At a Glance: How to Set Up a Backdoor Roth IRA
- Some retirement savers cannot contribute to a Roth IRA because their income exceeds the limits for these accounts, but there is a loophole in the law that may allow them to use one anyway.
- The loophole involves opening a traditional IRA, which are available to people of all incomes, and later converting it to a Roth IRA.
- Savers who have previously deducted contributions to a traditional IRA will have to pay back those tax savings upon converting the account to a Roth IRA, as well as taxes on the previous earnings.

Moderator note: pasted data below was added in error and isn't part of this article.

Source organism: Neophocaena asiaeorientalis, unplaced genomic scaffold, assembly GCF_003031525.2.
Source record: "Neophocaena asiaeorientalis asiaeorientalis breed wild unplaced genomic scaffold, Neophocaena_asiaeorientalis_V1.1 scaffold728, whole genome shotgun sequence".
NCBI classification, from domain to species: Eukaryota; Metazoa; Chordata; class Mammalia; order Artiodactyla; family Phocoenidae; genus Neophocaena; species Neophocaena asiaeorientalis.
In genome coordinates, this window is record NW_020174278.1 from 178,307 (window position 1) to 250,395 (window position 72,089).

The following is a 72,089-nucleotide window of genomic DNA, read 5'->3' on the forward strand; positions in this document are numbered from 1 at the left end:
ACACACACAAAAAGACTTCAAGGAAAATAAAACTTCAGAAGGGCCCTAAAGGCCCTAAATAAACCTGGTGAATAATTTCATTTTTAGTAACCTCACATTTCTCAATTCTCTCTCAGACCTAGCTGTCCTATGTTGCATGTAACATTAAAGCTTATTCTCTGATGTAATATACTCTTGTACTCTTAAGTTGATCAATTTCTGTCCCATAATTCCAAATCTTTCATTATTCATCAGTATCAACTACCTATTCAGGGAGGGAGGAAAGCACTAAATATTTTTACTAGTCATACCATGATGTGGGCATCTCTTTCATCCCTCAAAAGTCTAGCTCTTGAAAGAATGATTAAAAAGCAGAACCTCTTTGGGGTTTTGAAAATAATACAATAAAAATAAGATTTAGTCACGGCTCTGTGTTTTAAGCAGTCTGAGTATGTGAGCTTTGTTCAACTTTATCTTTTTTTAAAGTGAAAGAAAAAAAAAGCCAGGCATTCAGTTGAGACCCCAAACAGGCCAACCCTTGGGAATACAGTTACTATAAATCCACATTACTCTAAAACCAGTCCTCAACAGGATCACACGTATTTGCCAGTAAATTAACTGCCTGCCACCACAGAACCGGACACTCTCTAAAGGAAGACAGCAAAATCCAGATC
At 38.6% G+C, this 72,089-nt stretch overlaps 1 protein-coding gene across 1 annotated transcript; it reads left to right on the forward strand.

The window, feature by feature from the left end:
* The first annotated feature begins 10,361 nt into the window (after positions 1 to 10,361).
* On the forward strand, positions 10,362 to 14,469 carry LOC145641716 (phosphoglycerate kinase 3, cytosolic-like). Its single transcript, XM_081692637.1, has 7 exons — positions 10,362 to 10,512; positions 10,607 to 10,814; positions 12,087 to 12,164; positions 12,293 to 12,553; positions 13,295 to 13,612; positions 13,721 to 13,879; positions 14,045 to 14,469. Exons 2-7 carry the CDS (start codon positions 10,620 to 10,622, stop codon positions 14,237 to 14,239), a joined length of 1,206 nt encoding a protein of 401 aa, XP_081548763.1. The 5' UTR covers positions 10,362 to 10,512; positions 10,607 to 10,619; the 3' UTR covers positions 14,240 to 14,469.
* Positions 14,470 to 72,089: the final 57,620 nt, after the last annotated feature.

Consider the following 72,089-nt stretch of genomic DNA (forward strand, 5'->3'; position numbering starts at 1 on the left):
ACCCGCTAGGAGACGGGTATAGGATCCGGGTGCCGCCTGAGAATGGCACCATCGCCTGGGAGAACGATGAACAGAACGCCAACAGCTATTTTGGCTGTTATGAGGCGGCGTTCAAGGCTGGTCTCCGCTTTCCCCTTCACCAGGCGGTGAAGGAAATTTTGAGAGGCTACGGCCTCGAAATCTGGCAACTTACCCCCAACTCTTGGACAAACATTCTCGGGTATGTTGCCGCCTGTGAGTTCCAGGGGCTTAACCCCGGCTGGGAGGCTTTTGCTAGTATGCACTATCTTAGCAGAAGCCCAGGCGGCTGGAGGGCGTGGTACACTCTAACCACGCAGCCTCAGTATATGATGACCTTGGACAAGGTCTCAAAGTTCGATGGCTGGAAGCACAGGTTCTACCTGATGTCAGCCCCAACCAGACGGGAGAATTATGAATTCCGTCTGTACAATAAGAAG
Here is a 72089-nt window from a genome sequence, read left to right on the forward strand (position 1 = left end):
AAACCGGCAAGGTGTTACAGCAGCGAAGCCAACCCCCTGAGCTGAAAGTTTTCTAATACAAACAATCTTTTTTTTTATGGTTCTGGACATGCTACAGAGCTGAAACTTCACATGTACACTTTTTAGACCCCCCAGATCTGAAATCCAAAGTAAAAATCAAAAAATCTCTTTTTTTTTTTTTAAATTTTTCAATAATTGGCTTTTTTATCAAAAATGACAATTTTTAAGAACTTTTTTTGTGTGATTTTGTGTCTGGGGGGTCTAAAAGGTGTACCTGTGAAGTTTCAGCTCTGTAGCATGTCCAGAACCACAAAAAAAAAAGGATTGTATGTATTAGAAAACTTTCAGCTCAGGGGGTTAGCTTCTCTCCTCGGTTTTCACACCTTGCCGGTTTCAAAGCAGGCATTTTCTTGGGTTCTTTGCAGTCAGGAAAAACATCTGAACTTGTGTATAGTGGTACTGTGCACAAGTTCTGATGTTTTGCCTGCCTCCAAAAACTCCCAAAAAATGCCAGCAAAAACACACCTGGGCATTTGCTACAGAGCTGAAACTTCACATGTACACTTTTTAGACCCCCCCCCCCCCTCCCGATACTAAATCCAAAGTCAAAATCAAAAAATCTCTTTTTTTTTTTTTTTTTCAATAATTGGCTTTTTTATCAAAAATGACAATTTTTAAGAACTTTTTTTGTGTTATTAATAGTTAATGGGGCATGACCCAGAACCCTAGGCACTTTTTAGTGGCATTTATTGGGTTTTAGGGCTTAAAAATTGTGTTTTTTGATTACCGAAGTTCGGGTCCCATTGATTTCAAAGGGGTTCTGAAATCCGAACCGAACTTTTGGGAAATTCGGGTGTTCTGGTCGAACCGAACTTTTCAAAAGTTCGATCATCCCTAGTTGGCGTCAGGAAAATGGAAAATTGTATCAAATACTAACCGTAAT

You may think a high income will shut you out of Roth IRA eligibility, but there’s another way in: a backdoor Roth IRA. And it can save you thousands of dollars in taxes.
Roth IRAs are retirement accounts that allow you to sock away money you’ve already paid taxes on. One of their big selling points is that you get to withdraw that money — and any investment gains — tax-free when you retire. So if you’re in, say, the 15% tax bracket now but expect to be in the 28% tax bracket when you retire, a Roth IRA can save you a ton of money later in life.
Here’s the thing, though: High earners can’t contribute to Roth IRAs. For 2017, the government allows only those people with adjusted gross incomes below $196,000 (married filing jointly) or $133,000 (single) in the front door. (Check the Roth IRA income limits.)